ARLIS 50th anniversary event: Viva Las Projectionistas

Viva Las Projectionistas: ARLIS celebrates women’s art through slides and slides through women’s art

Centre for Contemporary Art, Goldsmiths, University of London

Wednesday, 30 October 2019: 4-6pm

This event, organised by Althea Greenan, and Antonia Lewis from Goldsmiths Library and Special Collections, brought together practitioners and students from Goldsmiths and beyond to look back at the 35mm colour slide through the ongoing work — sometimes struggle — of teaching and discovering women artists.

Viva Las Projectionistas took place in the Oak Foundation space at the Centre for Contemporary Art (CCA), Goldsmiths. With contributions from Lauren Craig, Gisou Golshani, Catherine Grant, Emma Louise Hollaway, Agata Hosnova, Mia Kordova and Astrid Schmetterling, the evening consisted of simultaneous projections, installations, talks and performance.  The event opened from 4-6pm and had a stream of approximately 40 visitors, not including members of the public visiting the CCA and looking down from the mezzanine on to the spectacle of the slides.

Four projectors were set up in the space: three Kodak carousel slide projectors and one data projector. Three were running slideshows automatically while a fourth became the projector for presentations looking back on the slide as a teaching tool, or a way of experiencing art documentation and archives.

Students from Goldsmiths BA Curating course and BA Art and Art History produced complementary presentations, exploring analogue and digital ways of experiencing archives and images. This involved producing new 35mm slides from digital photos documenting the Women’s Art Library stacks, and recording an interview with Althea Greenan to present on a cassette audiotape.


Slide projector 1

Astrid Schmetterling, Senior Lecturer in Visual Cultures, reflected on slides in the classroom. Her list of slides can be found under ‘Feminist Interventions is (Art ) History’ in the accompanying event leaflet.

Althea Greenan also presented some reflections on slides which had been written by Catherine Grant, Associate Senior Lecturer in Visual Cultures and Senior Lecturer (Critical Studies) in Art). The transcript can be found in the exhibition leaflet.


Slide projector 2

Goldsmiths BA Curating students, Mia Kordova and Agata Hosnova, and Fine Art and History of Art student Gisou Golshani, presented their selections from the Women’s Art Library through new work inspired by analogue technology. This included slides made from digital photos taken while exploring the archive, reversing and interrogating recent practices of converting slides to digital formats.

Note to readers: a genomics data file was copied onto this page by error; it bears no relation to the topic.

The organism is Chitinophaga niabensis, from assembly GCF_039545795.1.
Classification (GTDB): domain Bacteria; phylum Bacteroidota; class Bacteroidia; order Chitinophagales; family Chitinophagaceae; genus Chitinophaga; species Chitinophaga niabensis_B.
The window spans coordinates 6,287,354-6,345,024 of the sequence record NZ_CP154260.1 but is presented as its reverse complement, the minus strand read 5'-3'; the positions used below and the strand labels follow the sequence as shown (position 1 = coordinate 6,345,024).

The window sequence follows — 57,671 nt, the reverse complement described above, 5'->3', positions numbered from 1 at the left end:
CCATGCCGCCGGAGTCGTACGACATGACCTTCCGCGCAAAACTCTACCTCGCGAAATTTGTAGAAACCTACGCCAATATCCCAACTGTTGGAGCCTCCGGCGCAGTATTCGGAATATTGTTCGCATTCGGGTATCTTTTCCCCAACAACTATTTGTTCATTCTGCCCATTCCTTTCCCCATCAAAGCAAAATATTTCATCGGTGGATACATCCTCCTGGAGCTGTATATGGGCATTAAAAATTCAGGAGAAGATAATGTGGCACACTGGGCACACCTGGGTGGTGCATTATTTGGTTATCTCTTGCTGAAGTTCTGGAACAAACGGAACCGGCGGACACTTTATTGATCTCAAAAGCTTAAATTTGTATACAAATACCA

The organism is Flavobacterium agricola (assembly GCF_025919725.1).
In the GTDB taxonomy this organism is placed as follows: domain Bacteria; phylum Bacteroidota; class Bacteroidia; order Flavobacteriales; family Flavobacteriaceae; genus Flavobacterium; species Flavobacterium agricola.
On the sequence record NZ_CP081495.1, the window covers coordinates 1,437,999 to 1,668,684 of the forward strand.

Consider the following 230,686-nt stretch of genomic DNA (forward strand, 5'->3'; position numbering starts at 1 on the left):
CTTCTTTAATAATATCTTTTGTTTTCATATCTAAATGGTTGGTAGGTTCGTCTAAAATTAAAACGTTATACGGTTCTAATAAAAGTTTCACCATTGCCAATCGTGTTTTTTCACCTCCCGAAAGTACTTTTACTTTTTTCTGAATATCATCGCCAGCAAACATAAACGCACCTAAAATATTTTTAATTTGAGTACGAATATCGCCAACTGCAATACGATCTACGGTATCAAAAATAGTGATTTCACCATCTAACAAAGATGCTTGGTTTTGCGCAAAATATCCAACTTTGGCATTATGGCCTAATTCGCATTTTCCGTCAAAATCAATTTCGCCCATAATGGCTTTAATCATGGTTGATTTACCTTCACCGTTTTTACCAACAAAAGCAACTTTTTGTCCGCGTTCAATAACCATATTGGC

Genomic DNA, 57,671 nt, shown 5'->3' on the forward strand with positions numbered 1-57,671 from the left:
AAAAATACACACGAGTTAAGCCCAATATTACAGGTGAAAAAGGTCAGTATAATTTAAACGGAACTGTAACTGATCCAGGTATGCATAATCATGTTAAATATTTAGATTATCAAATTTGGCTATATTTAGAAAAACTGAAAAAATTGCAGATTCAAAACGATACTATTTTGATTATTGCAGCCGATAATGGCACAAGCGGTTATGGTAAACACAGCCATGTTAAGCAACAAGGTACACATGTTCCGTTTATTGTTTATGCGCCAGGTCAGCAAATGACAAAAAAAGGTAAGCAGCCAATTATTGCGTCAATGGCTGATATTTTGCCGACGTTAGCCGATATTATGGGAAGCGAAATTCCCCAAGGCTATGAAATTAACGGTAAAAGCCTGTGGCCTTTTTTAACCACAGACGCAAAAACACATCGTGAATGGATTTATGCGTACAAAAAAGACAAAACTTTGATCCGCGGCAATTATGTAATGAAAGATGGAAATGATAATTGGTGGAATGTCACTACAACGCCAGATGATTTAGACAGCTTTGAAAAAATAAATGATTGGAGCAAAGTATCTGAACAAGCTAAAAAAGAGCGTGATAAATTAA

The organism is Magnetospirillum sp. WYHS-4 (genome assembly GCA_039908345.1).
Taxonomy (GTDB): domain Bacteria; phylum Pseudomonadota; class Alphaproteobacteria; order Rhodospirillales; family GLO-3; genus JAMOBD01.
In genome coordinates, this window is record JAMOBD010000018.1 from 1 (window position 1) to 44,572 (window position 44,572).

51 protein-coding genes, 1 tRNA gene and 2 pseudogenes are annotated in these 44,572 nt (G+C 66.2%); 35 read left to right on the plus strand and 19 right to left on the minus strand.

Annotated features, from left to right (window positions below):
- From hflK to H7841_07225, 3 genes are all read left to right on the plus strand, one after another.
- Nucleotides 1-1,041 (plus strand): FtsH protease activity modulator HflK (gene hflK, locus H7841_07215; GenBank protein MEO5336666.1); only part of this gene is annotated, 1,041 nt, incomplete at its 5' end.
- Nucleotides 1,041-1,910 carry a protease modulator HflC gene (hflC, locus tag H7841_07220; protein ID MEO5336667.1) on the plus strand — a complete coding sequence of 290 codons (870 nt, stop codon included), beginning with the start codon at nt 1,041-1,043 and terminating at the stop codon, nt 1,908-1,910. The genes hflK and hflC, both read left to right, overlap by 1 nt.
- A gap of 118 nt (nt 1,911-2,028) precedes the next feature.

Slide projector 3

ARLIS colleagues were also invited to fill carousels with their favourite slides of women’s art to run simultaneous projections within the space. Karen Atkinson brought a full carousel of slides from the Henry Moore Institute.


Digital projector

Lauren Craig’s tribute to the Women of Colour Index, a slide show of digitally restored 35mm slides drawn from the Women’s Art Library collection, was also shown in the space. This included the works of Black women artists who have files in the Women of Colour Index, a collection begun in the mid-1980s by Rita Keegan in collaboration with Eddie Chambers, documenting works and exhibitions of Black artists in the U.K. This critical slideshow was made in 2015 and has featured in presentations in other venues such as The Showroom, London and Arthouse, Deptford.

Coding the Image

Agata Hosnova and Marie Kordova exhibited their interactive game ‘Coding the Image’, created with slides they had selected from a teaching slide collection found in the Women’s Art Library. The game involved scanning QR codes to find clues that hinted at where each slide should be placed, creating links between them.


Trans-interference (8:00) 2019.

Gisou Golshani’s audio-collage made from cassette tapes from WAL, which have been recorded by women artists from the 1970s to the 1990s, depicted a semi-fictional narrative of women’s lived experiences and their resistance towards dominant narratives and oppression.



“It was great to hear the ways in which Goldsmiths BFA Curating students are engaging with the material held in the Women Artists Library, and so nice to hear to hear Astrid’s memories and musings on being a slide user. It rang lots of bells!”

“It was a great event yesterday and thank you for arranging for our slides to be shown. It was fantastic to see the HMI slides shown within the space, alongside slides from your collection – such wonderful resources.”

One of the best outcomes from the project, apart from helping to realise new work with Mia, Agata and Gisou –  was Karen Fletcher’s blogpost for about working with the 35mm slide. All these works indicate how the event suggests that slide collections endure and provoke.

Antonia Lewis, Althea Greenan

Goldsmiths, University of London